“Just mind blowing..” My client shook her head as she stepped outside for a break.
We’d spent the morning looking at the whole of her business, mapping out a framework that tied it all together, and clarifying options for meeting her income goals. Though we were only half way through our day together, she already saw a clear path to the kind of money she wanted to make – and it was pretty exciting.
“You’ve said all this to me before, but I just couldn’t get it in my head. It really helps to see it in person…”
And that’s just one example of why events matter.
And by “event”, I am talking about everything from a full blown crowd-sized conference – to a 1 day/1 person intensive. :)
Events offer a huge benefit to your business.
In a world driven by virtual relationships, where total strangers ask to be your “friend” every day, any experience that brings real people together in real time means more than ever.
Even though it’s easy to hide behind our computers, and lose ourselves in our phones, the truth is we crave connection.
So at their most basic, events add value for your existing clients. This is especially true if most of your work is done on line or by phone.
There’s just no substitute for the kind of learning and connection that happens when we’re working in a room together, so I build that in to my coaching programs, even for clients who are scattered across the country.
Last Friday, I spent the day hosting a VIP Strategy Day. This is where I spend an entire day working privately with a single business owner, helping them develop the mindset they need, while creating a clear strategy for moving forward on their most important business goals.
It’s pretty powerful. :)
But that’s just one example of how this can work.
You can design your events to fit exactly what you need, depending on the purpose and outcome you want to achieve.
For example, you could host a one hour workshop, a multi-day training, or even multi-week group. You could offer intensives (like a retreat), or something spread out (like a monthly support group.)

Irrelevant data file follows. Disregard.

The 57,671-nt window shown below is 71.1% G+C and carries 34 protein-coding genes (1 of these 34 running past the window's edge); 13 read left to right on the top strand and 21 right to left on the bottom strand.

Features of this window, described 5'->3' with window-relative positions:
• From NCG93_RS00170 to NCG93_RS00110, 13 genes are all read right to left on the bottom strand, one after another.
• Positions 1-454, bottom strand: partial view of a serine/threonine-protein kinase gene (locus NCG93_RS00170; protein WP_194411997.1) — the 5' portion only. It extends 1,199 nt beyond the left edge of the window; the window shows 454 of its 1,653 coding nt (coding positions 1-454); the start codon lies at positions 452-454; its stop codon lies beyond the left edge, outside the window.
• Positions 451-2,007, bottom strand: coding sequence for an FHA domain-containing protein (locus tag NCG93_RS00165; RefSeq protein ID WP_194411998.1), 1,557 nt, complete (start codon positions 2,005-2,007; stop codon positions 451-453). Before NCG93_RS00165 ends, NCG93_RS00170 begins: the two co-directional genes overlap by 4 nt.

You could do a stand alone event (like a conference, or an open house) or offer a series (like the monthly adventures I used to lead). You can do something small (serving an individual or a small group) or large (serving hundreds at a time).
And you can use events to make money.
In fact, events should always be a key part of your public relations strategy. They are a great way to build your reputation, grow your list and lead to referrals.
And they give potential clients a sample of what you have to offer, and a feeling for what it could be like to work with you.
In fact, some events offer a perfect platform for offering – and selling – other programs or a higher level of service.
Small exclusive events where clients have a high level of helpful, direct contact with you are a natural fit for a high ticket, premium offer.
More than once, I’ve made thousands off of single events, just because participants finally experienced how I could help, and wanted to invest in themselves by working with me at a deeper level.
Larger events with less personal contact, but great content, may be a lower level of investment for participants, but done right, can still be profitable.
In short, this is an idea worth considering for your business too – no matter what kind of work you do.
I’ve been creating events of one kind or another for years, in every business I’ve ever had.
I’ve used every single one of those types I shared earlier, and they all take a lot of work. But the reward is worth it.
Can you think of ways to use events in your business?
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